Utilization of Reading Materials by Executives
by Raymond Boyer, Graduate Assistant, (WIU), Peoria Park District
A survey of chief executives was conducted to determine how effectively they utilize research and reading materials. For the purpose of this study, research and reading materials were denned as magazines, journals, newspapers, books, government publications, and university publications. The study population consisted of 195 chief executives who were employed by park districts and municipal park and recreation agencies throughout the State of Illinois. One hundred and eleven or 56.9 per cent of the questionnaires returned were complete enough to be used for this study.
The study was designed to determine: 1) How much time is set aside or utilized for the reading of research and reading materials, 2) What categories and kinds of research and reading materials are utilized, 3) Why certain categories and kinds of research and reading materials are not utililized, and 4) What specific ways research and reading materials are utilized.
It was found that 59.5 per cent of the chief executives read research and reading materials on an unscheduled basis. The majority of chief executives indicated that they utilize 1 to 2 hours per week for the reading of research and reading materials.
Seven categories of reading materials were devised to cover a wide range of materials. These categories were: 1) General News, 2) NRPA Publications, 3) Recreation and Parks in General, 4) General Business Publications, 5) Conservation and Outdoor Publications, 6) Government Publications, and 7) University Publications. Table I shows the number and percentage of chief executives who utilized materials from each category.
The following publications were utilized the most frequently: 1) local newspapers, 2) major metropolitan newspaper, 3) Parks and Recreation Magazine, 4) Illinois Parks and Recreation Magazine, 5) Park Maintenance Magazine, and 6) Publications by the State of Illinois. Only 29.7 per cent of the chief executives indicated that they read materials from category seven, University publications.
The chief executives indicated that they have read, examined, or browsed through 169 books during the six month period from December 1974 to May 1975. The majority of these books fell into the category of business administration followed by books in the category of recreation administration. The majority of chief executives, indicated that on the average they read, examine, or browse through more than 4 books each year.
Chief executives utilized research and reading materials for the following purposes (listed in order of importance): 1) program development, 2) maintenance operations, 3) financial management, 4) general business procedures, 5) purchase of supplies and equipment. This may suggest that chief executives are interested in research in these areas and that additional research should be directed in these areas on a prioritized basis.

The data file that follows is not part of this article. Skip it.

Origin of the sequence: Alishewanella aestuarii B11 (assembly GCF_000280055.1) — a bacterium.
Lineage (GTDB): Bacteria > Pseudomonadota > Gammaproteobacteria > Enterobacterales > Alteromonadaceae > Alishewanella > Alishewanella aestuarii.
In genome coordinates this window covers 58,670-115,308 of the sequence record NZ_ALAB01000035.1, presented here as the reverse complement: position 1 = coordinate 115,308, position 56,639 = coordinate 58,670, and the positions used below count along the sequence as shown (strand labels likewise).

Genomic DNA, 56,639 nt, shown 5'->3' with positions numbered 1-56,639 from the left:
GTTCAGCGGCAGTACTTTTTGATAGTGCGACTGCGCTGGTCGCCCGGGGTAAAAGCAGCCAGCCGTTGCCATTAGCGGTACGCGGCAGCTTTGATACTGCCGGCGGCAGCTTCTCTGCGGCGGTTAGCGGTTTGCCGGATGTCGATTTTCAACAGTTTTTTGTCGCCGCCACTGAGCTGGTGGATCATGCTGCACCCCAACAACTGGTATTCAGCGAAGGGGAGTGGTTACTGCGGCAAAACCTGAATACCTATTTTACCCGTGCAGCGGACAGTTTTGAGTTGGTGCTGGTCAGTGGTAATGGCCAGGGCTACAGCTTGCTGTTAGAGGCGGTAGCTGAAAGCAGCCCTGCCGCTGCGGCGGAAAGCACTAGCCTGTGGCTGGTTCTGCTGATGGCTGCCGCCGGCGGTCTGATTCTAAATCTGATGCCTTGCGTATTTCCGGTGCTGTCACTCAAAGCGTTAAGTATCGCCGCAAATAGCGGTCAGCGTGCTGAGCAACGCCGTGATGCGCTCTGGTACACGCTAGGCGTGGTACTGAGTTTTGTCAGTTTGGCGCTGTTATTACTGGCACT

It is hoped that the results of this survey will: 1) make chief executives aware of the reading materials available to them; 2) stimulate chief executives to more carefully consider the value of research and reading materials, especially university based research; 3) stimulate a conscientious effort to update and improve the dissemination of information concerning university based and other kinds of research being conducted on a state wide basis.
Chief executives should also make information
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UTILIZATION OF READING MATERIALS...
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available about specific problems they face. This would direct research to immediate problem areas. Finally, additional research is needed to determine why certain materials are not utilized by chief executives. Through such a study perhaps ways can be found to make these materials more beneficial and meaningful to the chief executives.
At the present time the Peoria Park District is establishing a Reading Material Resource Catalog. The purpose of this catalog is to: 1) Determine what kinds of reading materials are in the possession of park district personnel, 2) Act as a central clearinghouse for making reading materials available to park district personnel, and 3) Act as a control mechanism for the distribution of reading materials.
(Editors note: The IPRS office also has a small library of materials available. A list of these publications will be distributed later this year.)
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